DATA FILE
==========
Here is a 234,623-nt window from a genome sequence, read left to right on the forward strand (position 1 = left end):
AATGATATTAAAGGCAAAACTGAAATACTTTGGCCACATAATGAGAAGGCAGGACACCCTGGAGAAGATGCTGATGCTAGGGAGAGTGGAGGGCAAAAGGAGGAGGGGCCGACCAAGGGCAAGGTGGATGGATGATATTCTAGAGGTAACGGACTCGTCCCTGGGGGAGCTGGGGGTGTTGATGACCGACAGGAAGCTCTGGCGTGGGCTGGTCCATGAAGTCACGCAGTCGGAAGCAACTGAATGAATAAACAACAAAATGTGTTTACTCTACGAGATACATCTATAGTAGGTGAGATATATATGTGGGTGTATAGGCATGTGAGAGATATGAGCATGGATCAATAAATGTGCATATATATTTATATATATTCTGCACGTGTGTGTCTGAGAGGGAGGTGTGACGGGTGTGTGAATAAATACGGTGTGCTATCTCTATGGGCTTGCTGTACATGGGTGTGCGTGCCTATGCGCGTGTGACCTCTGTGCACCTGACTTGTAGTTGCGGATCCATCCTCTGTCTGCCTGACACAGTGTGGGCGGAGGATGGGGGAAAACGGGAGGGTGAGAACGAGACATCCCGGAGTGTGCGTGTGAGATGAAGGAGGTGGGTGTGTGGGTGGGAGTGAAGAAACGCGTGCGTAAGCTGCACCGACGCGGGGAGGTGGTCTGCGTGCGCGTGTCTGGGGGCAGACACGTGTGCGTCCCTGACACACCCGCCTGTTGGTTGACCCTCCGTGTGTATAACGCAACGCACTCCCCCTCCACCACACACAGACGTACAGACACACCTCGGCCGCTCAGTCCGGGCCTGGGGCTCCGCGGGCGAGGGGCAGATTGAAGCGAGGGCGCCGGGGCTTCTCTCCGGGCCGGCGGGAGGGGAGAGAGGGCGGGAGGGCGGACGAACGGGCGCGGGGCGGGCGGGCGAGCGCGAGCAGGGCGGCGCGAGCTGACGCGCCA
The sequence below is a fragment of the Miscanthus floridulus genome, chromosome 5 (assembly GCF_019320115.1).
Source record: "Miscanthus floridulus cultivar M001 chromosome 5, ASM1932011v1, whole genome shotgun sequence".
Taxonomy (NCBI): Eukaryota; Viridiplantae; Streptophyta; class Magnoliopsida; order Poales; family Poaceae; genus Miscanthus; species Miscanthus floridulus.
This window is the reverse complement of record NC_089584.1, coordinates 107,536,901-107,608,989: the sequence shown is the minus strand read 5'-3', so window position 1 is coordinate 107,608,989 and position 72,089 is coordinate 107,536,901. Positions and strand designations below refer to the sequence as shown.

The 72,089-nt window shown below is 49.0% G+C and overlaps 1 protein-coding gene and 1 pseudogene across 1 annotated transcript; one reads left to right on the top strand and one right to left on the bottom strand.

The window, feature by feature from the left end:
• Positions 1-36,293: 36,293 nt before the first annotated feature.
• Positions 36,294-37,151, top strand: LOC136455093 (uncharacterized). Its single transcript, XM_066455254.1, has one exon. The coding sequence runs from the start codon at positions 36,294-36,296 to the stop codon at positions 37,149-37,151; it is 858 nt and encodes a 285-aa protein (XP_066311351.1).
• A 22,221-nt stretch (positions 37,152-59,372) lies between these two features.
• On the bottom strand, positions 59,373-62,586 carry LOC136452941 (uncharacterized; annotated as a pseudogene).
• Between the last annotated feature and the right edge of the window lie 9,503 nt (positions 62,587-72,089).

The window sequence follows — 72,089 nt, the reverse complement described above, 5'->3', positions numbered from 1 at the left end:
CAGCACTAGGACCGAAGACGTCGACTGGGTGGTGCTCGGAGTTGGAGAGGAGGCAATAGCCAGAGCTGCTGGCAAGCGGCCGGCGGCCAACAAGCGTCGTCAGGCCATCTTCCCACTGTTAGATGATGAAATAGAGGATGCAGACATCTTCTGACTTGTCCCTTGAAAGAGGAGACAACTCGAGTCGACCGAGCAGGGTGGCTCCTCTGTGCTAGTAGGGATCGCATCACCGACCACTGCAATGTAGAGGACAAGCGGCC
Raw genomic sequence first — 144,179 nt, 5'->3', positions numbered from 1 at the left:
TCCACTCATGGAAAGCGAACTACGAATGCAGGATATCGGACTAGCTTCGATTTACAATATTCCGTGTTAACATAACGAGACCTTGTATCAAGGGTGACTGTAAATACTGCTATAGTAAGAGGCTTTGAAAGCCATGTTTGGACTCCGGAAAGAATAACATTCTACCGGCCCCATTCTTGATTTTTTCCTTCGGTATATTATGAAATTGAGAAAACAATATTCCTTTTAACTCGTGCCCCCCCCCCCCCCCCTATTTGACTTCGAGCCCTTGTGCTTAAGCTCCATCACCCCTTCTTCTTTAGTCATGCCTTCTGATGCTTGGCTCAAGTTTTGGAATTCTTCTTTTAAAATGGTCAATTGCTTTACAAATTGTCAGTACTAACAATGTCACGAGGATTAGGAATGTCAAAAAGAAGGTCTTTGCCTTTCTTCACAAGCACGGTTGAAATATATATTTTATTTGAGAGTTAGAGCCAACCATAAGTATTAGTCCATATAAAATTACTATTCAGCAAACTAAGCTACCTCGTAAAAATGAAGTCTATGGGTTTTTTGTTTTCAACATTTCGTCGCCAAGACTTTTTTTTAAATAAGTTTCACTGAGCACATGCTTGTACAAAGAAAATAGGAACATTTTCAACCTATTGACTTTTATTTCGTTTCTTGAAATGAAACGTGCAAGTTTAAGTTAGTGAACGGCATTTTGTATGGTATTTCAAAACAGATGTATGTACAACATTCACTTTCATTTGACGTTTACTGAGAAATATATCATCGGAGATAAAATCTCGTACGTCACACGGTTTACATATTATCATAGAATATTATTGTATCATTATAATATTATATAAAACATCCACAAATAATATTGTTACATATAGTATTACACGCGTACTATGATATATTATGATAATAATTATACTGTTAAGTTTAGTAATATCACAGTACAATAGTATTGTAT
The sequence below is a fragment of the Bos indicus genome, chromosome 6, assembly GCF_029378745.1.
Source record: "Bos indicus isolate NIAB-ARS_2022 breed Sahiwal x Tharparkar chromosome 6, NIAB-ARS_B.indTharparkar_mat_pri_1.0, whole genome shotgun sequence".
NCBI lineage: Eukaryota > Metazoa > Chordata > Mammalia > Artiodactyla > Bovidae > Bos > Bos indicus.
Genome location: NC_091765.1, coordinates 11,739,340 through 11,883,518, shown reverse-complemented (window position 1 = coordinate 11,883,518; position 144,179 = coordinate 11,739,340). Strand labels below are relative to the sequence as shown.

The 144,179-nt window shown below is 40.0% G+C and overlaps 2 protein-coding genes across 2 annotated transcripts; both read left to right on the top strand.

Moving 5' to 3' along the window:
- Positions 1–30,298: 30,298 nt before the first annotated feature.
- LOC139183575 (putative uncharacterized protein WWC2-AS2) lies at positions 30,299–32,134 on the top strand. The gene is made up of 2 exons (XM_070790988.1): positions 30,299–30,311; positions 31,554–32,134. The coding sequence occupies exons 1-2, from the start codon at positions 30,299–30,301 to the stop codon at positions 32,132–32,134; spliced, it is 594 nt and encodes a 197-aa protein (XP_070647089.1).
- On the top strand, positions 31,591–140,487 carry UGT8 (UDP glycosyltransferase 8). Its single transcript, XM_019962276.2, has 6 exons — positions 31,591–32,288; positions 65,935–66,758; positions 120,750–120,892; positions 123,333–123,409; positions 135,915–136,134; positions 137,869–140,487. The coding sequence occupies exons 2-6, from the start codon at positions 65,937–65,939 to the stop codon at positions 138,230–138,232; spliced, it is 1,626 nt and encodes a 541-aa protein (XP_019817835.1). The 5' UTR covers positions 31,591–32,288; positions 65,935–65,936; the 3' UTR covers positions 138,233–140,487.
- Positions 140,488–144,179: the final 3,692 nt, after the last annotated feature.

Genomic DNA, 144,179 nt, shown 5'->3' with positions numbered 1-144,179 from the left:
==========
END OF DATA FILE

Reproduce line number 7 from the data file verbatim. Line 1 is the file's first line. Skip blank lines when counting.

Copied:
The 72,089-nt window shown below is 49.0% G+C and overlaps 1 protein-coding gene and 1 pseudogene across 1 annotated transcript; one reads left to right on the top strand and one right to left on the bottom strand.